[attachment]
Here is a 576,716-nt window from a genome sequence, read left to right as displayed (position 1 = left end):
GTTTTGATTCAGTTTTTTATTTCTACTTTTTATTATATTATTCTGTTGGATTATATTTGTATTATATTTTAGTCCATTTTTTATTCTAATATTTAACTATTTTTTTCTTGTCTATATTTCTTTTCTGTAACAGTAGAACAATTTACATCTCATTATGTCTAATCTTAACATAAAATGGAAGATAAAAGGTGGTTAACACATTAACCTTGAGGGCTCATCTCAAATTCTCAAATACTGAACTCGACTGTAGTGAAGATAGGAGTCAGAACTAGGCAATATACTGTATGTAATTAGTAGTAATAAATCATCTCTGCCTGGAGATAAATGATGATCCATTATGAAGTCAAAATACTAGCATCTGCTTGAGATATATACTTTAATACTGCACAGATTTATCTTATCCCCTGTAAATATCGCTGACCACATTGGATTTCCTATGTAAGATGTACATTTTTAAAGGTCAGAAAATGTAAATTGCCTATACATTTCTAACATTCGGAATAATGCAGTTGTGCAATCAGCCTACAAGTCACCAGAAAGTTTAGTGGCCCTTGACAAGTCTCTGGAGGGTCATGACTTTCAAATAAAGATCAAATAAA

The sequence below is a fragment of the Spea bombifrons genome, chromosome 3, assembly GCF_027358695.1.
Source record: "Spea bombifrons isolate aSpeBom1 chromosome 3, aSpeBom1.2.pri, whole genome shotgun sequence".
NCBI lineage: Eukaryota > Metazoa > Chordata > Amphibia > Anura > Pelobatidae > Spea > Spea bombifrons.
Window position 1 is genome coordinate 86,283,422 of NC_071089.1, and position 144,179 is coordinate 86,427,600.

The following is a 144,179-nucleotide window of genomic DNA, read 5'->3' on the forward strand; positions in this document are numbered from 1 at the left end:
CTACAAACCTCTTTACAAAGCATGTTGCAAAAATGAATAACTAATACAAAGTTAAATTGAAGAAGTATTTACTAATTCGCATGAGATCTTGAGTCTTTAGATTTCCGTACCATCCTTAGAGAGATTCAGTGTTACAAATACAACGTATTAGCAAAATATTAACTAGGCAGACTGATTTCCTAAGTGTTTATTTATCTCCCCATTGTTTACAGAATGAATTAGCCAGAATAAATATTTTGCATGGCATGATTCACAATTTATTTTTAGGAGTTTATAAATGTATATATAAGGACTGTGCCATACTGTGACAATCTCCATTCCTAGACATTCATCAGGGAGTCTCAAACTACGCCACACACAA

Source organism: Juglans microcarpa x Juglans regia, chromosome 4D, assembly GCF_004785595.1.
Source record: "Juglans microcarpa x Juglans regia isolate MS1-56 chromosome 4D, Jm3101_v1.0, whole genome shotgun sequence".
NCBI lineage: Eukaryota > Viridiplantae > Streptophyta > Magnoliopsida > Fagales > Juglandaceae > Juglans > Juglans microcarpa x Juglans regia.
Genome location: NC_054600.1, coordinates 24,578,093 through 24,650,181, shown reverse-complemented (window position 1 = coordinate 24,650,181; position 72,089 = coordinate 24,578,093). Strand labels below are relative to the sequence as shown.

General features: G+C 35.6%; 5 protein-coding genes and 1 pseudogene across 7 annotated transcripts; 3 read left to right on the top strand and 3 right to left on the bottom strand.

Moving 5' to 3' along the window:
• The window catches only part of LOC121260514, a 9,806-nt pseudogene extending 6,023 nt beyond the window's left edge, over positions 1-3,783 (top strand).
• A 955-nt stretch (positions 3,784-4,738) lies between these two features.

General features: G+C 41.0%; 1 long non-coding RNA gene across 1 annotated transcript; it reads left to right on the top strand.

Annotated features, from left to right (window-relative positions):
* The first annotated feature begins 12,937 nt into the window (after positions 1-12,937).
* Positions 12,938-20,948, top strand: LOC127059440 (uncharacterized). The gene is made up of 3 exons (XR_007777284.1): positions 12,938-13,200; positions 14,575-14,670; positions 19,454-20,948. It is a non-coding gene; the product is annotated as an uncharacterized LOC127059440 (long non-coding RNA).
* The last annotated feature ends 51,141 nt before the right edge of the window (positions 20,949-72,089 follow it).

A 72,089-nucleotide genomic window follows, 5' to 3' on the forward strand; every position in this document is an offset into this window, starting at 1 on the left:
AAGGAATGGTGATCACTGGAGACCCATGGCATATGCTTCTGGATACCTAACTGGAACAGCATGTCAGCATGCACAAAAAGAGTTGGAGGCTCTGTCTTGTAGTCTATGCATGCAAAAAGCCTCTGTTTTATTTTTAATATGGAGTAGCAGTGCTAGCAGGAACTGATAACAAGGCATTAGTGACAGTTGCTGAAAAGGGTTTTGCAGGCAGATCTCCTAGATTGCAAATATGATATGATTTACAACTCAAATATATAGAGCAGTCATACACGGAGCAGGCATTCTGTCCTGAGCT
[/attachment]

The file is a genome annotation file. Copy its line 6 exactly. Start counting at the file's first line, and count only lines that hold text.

Window position 1 is genome coordinate 86,283,422 of NC_071089.1, and position 144,179 is coordinate 86,427,600.